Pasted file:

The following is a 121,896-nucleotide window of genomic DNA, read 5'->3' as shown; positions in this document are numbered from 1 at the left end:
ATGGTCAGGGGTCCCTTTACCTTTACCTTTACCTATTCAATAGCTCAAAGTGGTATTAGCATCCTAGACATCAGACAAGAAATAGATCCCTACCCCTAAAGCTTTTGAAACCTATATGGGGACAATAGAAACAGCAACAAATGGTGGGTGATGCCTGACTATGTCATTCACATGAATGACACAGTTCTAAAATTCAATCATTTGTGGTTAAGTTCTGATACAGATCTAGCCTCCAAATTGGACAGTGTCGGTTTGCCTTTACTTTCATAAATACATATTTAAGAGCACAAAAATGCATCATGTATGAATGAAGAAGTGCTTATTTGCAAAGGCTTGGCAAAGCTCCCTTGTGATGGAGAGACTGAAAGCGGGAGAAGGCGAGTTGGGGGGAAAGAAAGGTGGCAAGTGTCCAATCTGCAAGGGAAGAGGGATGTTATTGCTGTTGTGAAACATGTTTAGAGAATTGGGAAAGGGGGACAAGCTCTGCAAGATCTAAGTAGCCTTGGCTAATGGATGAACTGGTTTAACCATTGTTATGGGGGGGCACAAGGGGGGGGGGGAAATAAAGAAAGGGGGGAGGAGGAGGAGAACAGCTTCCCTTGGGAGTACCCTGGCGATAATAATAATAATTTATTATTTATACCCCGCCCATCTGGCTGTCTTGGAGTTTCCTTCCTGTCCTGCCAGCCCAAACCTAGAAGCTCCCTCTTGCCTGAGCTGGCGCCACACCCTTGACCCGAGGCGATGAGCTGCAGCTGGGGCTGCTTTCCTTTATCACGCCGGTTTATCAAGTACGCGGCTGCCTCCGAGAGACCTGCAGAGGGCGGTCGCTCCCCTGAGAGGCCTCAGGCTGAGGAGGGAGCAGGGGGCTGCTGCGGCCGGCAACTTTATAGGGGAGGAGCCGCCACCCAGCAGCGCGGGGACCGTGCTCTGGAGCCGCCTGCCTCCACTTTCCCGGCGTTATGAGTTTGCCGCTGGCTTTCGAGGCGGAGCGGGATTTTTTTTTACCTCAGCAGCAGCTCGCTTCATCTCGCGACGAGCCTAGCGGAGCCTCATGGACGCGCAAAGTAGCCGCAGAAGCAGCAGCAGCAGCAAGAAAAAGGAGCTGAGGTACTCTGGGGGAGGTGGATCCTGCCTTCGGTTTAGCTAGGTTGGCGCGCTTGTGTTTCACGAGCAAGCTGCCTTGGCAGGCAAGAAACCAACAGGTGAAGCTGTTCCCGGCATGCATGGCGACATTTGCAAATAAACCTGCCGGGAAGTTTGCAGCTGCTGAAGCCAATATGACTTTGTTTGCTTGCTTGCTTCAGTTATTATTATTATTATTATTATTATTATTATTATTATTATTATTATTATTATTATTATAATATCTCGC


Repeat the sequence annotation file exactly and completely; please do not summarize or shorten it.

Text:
The following is a 121,896-nucleotide window of genomic DNA, read 5'->3' as shown; positions in this document are numbered from 1 at the left end:
ATGGTCAGGGGTCCCTTTACCTTTACCTTTACCTATTCAATAGCTCAAAGTGGTATTAGCATCCTAGACATCAGACAAGAAATAGATCCCTACCCCTAAAGCTTTTGAAACCTATATGGGGACAATAGAAACAGCAACAAATGGTGGGTGATGCCTGACTATGTCATTCACATGAATGACACAGTTCTAAAATTCAATCATTTGTGGTTAAGTTCTGATACAGATCTAGCCTCCAAATTGGACAGTGTCGGTTTGCCTTTACTTTCATAAATACATATTTAAGAGCACAAAAATGCATCATGTATGAATGAAGAAGTGCTTATTTGCAAAGGCTTGGCAAAGCTCCCTTGTGATGGAGAGACTGAAAGCGGGAGAAGGCGAGTTGGGGGGAAAGAAAGGTGGCAAGTGTCCAATCTGCAAGGGAAGAGGGATGTTATTGCTGTTGTGAAACATGTTTAGAGAATTGGGAAAGGGGGACAAGCTCTGCAAGATCTAAGTAGCCTTGGCTAATGGATGAACTGGTTTAACCATTGTTATGGGGGGGCACAAGGGGGGGGGGGAAATAAAGAAAGGGGGGAGGAGGAGGAGAACAGCTTCCCTTGGGAGTACCCTGGCGATAATAATAATAATTTATTATTTATACCCCGCCCATCTGGCTGTCTTGGAGTTTCCTTCCTGTCCTGCCAGCCCAAACCTAGAAGCTCCCTCTTGCCTGAGCTGGCGCCACACCCTTGACCCGAGGCGATGAGCTGCAGCTGGGGCTGCTTTCCTTTATCACGCCGGTTTATCAAGTACGCGGCTGCCTCCGAGAGACCTGCAGAGGGCGGTCGCTCCCCTGAGAGGCCTCAGGCTGAGGAGGGAGCAGGGGGCTGCTGCGGCCGGCAACTTTATAGGGGAGGAGCCGCCACCCAGCAGCGCGGGGACCGTGCTCTGGAGCCGCCTGCCTCCACTTTCCCGGCGTTATGAGTTTGCCGCTGGCTTTCGAGGCGGAGCGGGATTTTTTTTTACCTCAGCAGCAGCTCGCTTCATCTCGCGACGAGCCTAGCGGAGCCTCATGGACGCGCAAAGTAGCCGCAGAAGCAGCAGCAGCAGCAAGAAAAAGGAGCTGAGGTACTCTGGGGGAGGTGGATCCTGCCTTCGGTTTAGCTAGGTTGGCGCGCTTGTGTTTCACGAGCAAGCTGCCTTGGCAGGCAAGAAACCAACAGGTGAAGCTGTTCCCGGCATGCATGGCGACATTTGCAAATAAACCTGCCGGGAAGTTTGCAGCTGCTGAAGCCAATATGACTTTGTTTGCTTGCTTGCTTCAGTTATTATTATTATTATTATTATTATTATTATTATTATTATTATTATTATTATTATTATAATATCTCGC